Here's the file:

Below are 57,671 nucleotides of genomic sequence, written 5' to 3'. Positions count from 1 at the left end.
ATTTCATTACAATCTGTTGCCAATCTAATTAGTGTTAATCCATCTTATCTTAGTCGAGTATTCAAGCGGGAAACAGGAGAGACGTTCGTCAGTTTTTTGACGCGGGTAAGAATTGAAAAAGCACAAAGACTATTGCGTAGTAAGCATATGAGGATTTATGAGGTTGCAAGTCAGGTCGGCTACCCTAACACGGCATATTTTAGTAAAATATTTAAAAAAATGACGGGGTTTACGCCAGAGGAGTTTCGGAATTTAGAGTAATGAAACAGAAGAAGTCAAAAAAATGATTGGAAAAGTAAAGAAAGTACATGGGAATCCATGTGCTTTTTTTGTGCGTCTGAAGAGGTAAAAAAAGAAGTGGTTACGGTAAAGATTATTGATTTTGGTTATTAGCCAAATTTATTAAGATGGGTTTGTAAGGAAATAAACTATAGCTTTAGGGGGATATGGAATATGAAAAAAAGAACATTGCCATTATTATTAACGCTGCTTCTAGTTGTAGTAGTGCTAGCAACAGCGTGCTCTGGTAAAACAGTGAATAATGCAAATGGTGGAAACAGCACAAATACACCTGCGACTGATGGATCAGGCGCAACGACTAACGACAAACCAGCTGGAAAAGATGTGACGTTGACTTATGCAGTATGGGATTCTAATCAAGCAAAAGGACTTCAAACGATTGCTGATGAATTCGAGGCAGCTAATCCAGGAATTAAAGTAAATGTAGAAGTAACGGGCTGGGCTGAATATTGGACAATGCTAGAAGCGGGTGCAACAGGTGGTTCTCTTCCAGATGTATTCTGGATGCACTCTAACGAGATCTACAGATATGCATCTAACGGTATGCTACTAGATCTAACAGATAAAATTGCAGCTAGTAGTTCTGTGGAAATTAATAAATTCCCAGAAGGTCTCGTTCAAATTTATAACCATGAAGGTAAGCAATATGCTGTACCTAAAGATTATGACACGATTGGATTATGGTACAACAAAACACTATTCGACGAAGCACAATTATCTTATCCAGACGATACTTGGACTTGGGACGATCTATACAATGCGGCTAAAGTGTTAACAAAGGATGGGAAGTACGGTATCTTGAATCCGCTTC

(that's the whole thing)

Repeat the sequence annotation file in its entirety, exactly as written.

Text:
Below are 57,671 nucleotides of genomic sequence, written 5' to 3'. Positions count from 1 at the left end.
ATTTCATTACAATCTGTTGCCAATCTAATTAGTGTTAATCCATCTTATCTTAGTCGAGTATTCAAGCGGGAAACAGGAGAGACGTTCGTCAGTTTTTTGACGCGGGTAAGAATTGAAAAAGCACAAAGACTATTGCGTAGTAAGCATATGAGGATTTATGAGGTTGCAAGTCAGGTCGGCTACCCTAACACGGCATATTTTAGTAAAATATTTAAAAAAATGACGGGGTTTACGCCAGAGGAGTTTCGGAATTTAGAGTAATGAAACAGAAGAAGTCAAAAAAATGATTGGAAAAGTAAAGAAAGTACATGGGAATCCATGTGCTTTTTTTGTGCGTCTGAAGAGGTAAAAAAAGAAGTGGTTACGGTAAAGATTATTGATTTTGGTTATTAGCCAAATTTATTAAGATGGGTTTGTAAGGAAATAAACTATAGCTTTAGGGGGATATGGAATATGAAAAAAAGAACATTGCCATTATTATTAACGCTGCTTCTAGTTGTAGTAGTGCTAGCAACAGCGTGCTCTGGTAAAACAGTGAATAATGCAAATGGTGGAAACAGCACAAATACACCTGCGACTGATGGATCAGGCGCAACGACTAACGACAAACCAGCTGGAAAAGATGTGACGTTGACTTATGCAGTATGGGATTCTAATCAAGCAAAAGGACTTCAAACGATTGCTGATGAATTCGAGGCAGCTAATCCAGGAATTAAAGTAAATGTAGAAGTAACGGGCTGGGCTGAATATTGGACAATGCTAGAAGCGGGTGCAACAGGTGGTTCTCTTCCAGATGTATTCTGGATGCACTCTAACGAGATCTACAGATATGCATCTAACGGTATGCTACTAGATCTAACAGATAAAATTGCAGCTAGTAGTTCTGTGGAAATTAATAAATTCCCAGAAGGTCTCGTTCAAATTTATAACCATGAAGGTAAGCAATATGCTGTACCTAAAGATTATGACACGATTGGATTATGGTACAACAAAACACTATTCGACGAAGCACAATTATCTTATCCAGACGATACTTGGACTTGGGACGATCTATACAATGCGGCTAAAGTGTTAACAAAGGATGGGAAGTACGGTATCTTGAATCCGCTTC